Another night, Hepp was lying in bed with his girlfriend asleep beside him. when he felt an icy touch on the back of his neck. Thinking it was his girlfriend, he turned, but she was fast asleep. Alarmed, he jumped out of bed and turned on the light, which is when he notice the lock, presumably installed by maintenance, on the small door in his closet was unhinged. He got a flashlight and opened the door, which revealed a small crawlspace. Inside the crawlspace where countless signatures of former students, pledge books, Delta Kappa Epsilon memorabilia, and other trinkets. However, one engraving caught Hepp’s attention: the initials SLP with the date of 1905.
Students also claim to see Stuart’s spirit near the train tracks, waiting in the bullseye for his father, and roaming the campus. But he does not wander Kenyon College alone. He is joined by a litany of other spirits, which we’ll cover briefly, including first-hand encounters of students and faculty.
Perhaps the most well-known group of ghosts is those that perished in the 1949 dormitory fire. On February 26, 1949, after attending the sophomore dance, students began returning to their dormitories in Middle Kenyon with their dates. Some had stayed awake in the Middle Kenyon parlor, burning a fire in one of the “new” fireplaces – the old fireplaces had long been covered up and would not be seen again until the following morning when the building was reduced to ash.
Stray sparks from the fireplace cut into one of the lost chimneys and fallen into an old flue. From the flue these sparks found their way into a space between the first and second floors. Here, the sparks smoldered and gases and smoke built up before erupting into the second and third floors around 4:00am.
Seven students (Erenest Ahwajee, Edward Brout, Albert Lewis, Martin Mangel, Jack McDonald, Marc Peck, George Pincus, Stephan Shepard, and Colin Woodworth) lived on the third floor of Middle Kenyon and perished in the fire. Meanwhile, two other students died from skull fractures and internal injuries after, in a futile attempt to save their lives leapt from the building.
The seven aforementioned students were not found for a few days as the ashes and ruins were too hot to search through. The building was eventually reconstructed from scratch being nearly identical to the original structure.
Since the fire, numerous reports of ghostly apparitions and phantom sounds have been heard. People have heard poundings on their doors and cries of “Get out!” or one individual who heard a knocking on his door and someone screaming “Ed, wake up! Fire!” It turns out that room had once belonged to Edward Brout.
Now my favorite sighting in regards to the fire is this one. Someone had seen apparitions in the building but…something was off. On the fourth floor, he spotted ghostly figures but they were only visible from the knees up. When he went down to the third floor he could only see feet suspended in the air. Upon investigation in the college archives, it was revealed the new structure’s floors had been built 18 inches higher than the original building. It appears the ghosts are trapped in the building’s old floorplan.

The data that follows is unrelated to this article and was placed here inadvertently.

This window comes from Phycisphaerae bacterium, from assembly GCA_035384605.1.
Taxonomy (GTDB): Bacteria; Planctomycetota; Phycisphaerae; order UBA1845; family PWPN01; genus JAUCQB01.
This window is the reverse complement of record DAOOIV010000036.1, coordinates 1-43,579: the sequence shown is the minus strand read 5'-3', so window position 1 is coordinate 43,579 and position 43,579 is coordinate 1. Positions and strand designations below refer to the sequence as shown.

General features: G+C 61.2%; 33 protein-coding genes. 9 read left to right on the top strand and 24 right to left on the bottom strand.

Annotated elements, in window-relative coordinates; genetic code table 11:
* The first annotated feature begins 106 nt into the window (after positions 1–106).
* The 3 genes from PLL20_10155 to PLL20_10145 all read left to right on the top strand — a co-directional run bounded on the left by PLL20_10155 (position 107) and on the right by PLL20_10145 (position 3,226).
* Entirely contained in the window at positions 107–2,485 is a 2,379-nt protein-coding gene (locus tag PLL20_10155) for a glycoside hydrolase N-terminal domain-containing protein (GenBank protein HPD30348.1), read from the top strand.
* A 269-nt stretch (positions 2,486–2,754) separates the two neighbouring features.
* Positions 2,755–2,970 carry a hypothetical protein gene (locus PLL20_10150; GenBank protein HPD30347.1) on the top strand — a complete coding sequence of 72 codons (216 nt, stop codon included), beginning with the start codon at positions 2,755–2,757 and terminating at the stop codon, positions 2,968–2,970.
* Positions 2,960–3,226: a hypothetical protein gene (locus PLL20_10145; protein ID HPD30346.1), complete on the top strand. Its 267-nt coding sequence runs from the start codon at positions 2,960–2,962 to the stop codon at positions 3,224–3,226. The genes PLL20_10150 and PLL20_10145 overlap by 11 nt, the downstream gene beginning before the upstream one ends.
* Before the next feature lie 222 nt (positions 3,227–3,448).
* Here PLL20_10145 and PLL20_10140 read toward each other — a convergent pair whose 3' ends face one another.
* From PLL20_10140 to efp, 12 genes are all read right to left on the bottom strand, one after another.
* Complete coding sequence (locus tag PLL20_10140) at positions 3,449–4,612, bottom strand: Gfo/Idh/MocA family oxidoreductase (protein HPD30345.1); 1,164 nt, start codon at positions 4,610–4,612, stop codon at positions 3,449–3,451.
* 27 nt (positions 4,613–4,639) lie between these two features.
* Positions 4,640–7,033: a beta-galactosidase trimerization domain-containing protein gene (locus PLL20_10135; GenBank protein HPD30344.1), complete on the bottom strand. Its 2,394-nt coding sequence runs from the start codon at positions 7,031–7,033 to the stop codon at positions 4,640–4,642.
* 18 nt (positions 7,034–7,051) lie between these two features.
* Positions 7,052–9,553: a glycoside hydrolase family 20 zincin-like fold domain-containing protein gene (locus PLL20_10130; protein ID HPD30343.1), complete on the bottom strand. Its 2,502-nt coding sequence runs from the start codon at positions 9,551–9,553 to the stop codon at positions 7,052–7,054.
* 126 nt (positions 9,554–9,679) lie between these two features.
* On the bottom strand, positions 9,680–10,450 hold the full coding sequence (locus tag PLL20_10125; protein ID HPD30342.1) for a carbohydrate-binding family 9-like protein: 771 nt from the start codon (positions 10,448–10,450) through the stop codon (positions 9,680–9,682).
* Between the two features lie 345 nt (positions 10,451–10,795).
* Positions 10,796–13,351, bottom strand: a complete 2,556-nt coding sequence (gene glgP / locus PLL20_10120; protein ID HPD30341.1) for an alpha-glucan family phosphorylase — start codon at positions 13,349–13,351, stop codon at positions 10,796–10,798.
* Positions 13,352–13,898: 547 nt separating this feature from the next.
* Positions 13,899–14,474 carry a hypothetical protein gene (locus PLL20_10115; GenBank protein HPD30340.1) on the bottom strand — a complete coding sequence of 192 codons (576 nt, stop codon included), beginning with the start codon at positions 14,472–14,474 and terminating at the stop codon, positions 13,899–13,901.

The ghosts feet can sometimes be seen grazing student’s heads as they walk the third floor.
Now, I mentioned the university archives, which actually has a folder in their collection dedicated to the hauntings of the college. College Historian, Thomas Stamp states that the college’s “haunted reputation is relatively a modern thing and that “The ghost stories are certainly fun and potentially scary but most of the stories are questionable” Conversely, the stories that are most well-known, those above, are rooted in fact.
Some ghost stories, however, are purely legend, while some are real but have been embellished by students over the years as Kenyon’s reputation for being haunted has become a major draw…or deterrent to potential students. A reddit user expressed concern in the r/Kenyon forum about the college’s reputation for being haunted and wanted to ask current and past students if they believed it was or not. Here are some of my favorite answers:
“Lemme put it this way. I, like you, don’t really believe in magic/the supernatural. That being said, if anywhere is haunted, Kenyon is.”
Another student states, “A buddy of mine and I decided to stay in a dorm room where a murder homicide occurred. The girlfriend apparently stabbed her boyfriend and tried to hide the body in an elevator shaft. After that she took a plunge out of her 7th story dorm room window.” And goes on to talk about a ghostly encounter of a slamming window.
This version of the story…is largely false. It does involve an elevator…but that’s about it. In 1979, a pair of friends was coming home to Caples from a party late one night around 2:30am. One of the friends decided to take the stairs up to their room, while the other opted to take the elevator up to his girlfriend’s room. The elevator ended up getting stuck between the seventh and eighth floors, and the student pried the doors open and attempted to jump to the floor below. Unfortunately, they missed and he fell down the elevator shaft where he was found by a security guard the next morning. The student later died of his injuries in the hospital.
Many women Caples experience waking up in the night with someone on top of them or the feeling of someone on their beds. However, the best story to come from Caples is recounted in Wendy MacLeod’s article The Haunted Kenyon Tour in the Kenyon College Alumni Bulletin.
In the summer of 1995 after all students had gone home, there was one very eventful night in Caples. Safety Officer Dan Turner was working this particular night and was told he should keep an eye on Caples in particular because showers and lights had been found on while there was no one in the building. Around 5:00am Dan got a call over his radio “All units to Caples!”
The switchboard operator had received three calls in a row from rooms 511, 611, and 711 respectively. Each phone call was the same: a woman screaming into the receiver and hanging up.